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Coming Apart Together

The propulsive intensity of Shane McCrae’s poetry

November-December 2018

Shane McCrae

Photograph by Robert Adam Mayer


Shane McCrae

Photograph by Robert Adam Mayer

Like many writers, Shane McCrae, J.D. ’07, remembers clearly when he first took an interest in words, when the urge—and then the need—to write first grabbed him. It happened all at once, on October 25, 1990. He was 15 years old, living in Aloha, Oregon, and that afternoon his high school screened an after-school special, about a young man who committed suicide. One warning sign, the film explained, was that he’d been reading poetry. “A lot of Sylvia Plath,” McCrae recalls. In a funeral scene, one character quoted from Plath’s “Lady Lazarus”: “Dying / Is an art, like everything else. / I do it exceptionally well.” Those lines went through McCrae like an electric current. He wrote eight poems that day. By the next year, he’d decided to become a poet.

He’s now an “alarmingly prolific” one, as a reviewer put it. In the past seven years, McCrae, a graduate of the Iowa Writers Workshop who teaches creative writing at Columbia, has produced six books and three chapbooks; 2017’s In the Language of My Captor, was a National Book Award finalist. His newest collection, The Gilded Auction Block, will be released in February 2019 by Farrar, Straus and Giroux. “Every time I’ve published a book, I’ve thought I should slow down, but I honestly don’t know how,” he says. “It doesn’t really feel so fast to me. My experience is, lots of silence punctuated by occasional stretches of happiness during which I’m writing.”

The velocity of his output is matched by a propulsive intensity. His poems hurtle down the page, in fragments and echoes and dislocations, communicating amazement or horror or hunger or vulnerability with brutal precision. His syntax doubles back on itself; words are fractured, lines interrupted; sometimes the whole enterprise races to a halt. His poem “Claiming Language” ends this way:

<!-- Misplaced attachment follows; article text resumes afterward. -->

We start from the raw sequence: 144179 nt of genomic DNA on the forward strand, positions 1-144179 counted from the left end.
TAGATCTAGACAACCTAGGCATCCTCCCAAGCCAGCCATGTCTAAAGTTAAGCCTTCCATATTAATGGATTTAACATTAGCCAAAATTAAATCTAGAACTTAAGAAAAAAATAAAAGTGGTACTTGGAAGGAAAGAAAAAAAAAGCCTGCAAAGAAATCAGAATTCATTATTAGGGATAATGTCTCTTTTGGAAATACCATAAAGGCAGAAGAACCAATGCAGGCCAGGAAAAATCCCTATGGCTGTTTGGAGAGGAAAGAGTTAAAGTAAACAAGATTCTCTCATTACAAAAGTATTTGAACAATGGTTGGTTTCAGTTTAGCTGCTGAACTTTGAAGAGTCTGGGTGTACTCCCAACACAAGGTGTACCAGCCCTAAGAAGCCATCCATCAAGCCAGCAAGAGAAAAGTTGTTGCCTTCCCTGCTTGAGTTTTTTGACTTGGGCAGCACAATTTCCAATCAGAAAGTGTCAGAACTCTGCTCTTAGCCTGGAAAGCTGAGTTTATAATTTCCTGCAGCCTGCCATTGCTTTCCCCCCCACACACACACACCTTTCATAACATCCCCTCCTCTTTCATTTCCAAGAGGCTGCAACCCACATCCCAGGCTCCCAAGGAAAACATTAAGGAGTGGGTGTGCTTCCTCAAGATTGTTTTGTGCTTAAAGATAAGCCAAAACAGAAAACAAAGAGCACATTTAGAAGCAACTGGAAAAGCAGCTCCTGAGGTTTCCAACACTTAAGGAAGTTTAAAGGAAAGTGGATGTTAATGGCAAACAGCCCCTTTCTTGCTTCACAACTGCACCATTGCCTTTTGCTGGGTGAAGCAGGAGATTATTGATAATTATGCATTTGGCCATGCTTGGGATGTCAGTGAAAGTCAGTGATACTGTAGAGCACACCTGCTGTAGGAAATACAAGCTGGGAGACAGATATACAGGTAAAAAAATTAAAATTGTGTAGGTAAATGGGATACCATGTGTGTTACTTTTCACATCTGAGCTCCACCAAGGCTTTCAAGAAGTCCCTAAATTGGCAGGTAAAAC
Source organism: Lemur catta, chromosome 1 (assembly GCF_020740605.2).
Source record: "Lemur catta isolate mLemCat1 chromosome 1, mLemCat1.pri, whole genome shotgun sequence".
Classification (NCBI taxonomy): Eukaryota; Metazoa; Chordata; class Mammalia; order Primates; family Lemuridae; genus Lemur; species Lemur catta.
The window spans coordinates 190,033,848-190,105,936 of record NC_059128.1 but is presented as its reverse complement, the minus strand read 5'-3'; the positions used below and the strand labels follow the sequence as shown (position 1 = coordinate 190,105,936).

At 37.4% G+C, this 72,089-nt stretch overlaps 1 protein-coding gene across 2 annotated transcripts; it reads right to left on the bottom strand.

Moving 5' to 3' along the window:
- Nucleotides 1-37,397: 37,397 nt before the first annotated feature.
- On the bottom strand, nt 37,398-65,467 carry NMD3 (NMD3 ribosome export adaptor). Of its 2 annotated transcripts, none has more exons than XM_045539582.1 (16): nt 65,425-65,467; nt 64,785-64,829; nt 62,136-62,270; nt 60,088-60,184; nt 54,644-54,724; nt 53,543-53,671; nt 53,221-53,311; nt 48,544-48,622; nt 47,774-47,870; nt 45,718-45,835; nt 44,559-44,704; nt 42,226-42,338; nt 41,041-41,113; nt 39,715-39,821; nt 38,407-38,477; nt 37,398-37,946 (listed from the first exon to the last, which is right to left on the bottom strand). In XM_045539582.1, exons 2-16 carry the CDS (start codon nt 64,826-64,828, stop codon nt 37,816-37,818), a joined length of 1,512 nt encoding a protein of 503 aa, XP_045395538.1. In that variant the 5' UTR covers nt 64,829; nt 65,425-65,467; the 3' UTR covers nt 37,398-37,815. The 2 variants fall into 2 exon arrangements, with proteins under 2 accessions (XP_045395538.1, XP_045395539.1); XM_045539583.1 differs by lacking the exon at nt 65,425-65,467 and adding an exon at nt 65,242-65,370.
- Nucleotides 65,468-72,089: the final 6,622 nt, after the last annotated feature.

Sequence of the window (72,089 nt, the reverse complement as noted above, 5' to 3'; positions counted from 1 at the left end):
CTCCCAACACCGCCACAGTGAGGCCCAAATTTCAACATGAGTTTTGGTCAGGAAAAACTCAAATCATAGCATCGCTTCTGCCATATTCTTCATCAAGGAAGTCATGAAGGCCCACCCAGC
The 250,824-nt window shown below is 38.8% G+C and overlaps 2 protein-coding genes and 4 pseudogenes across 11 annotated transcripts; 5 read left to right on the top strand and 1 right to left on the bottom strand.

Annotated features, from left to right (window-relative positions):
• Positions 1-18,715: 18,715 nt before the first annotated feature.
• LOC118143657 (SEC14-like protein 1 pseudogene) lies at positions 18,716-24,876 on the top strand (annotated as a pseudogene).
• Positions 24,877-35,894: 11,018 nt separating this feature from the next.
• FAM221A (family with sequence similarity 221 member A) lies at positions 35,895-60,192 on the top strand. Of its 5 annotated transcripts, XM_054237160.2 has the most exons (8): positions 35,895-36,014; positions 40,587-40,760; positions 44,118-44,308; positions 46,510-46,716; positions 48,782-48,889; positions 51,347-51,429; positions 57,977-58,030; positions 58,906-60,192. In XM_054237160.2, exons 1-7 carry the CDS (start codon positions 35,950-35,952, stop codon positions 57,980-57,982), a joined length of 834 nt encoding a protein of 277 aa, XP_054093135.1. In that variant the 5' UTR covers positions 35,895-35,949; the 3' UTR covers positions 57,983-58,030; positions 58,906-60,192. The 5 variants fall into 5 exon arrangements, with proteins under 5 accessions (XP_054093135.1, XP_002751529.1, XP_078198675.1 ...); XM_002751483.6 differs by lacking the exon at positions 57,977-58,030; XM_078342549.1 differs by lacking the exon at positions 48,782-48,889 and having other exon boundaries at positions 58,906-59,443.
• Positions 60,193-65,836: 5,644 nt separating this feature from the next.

I want a different language / Lord not
a claiming language / I want a language

like the language    Lord
our bodies use to free each other

“McCrae writes as though he’s trying to stitch the world back together,” critic Jonathan Farmer suggested in a 2015 Slate review.

Perhaps he is. McCrae’s poems often revisit his childhood. When he was three years old, his white grandparents kidnapped him from his black father—whom he would not see again until he was 16—and raised him to believe that his father had abandoned him. They denied that he was black, even as they punished him for his blackness (“I always knew,” McCrae says now. “There’s a kind of dual consciousness….I knew it, but also didn’t know.”). His grandfather was a violent and physically abusive white supremacist; McCrae’s poetry recounts sexual abuse by other boys.

By the time he and his classmates watched that after-school special on suicide, McCrae was five years into a “serious existential commitment” to give up on life. He had failed every grade from the sixth grade on. Hearing Plath, though, a world opened. He became a regular at the school library, poring over books about poets’ lives, reading Ann Sexton, Linda Pastan, and, of course, Plath. “I became really profoundly obsessed,” he says. “I had this idea that poetry was either going to be the key to the rest of my life, or there just wasn’t going to be a key.”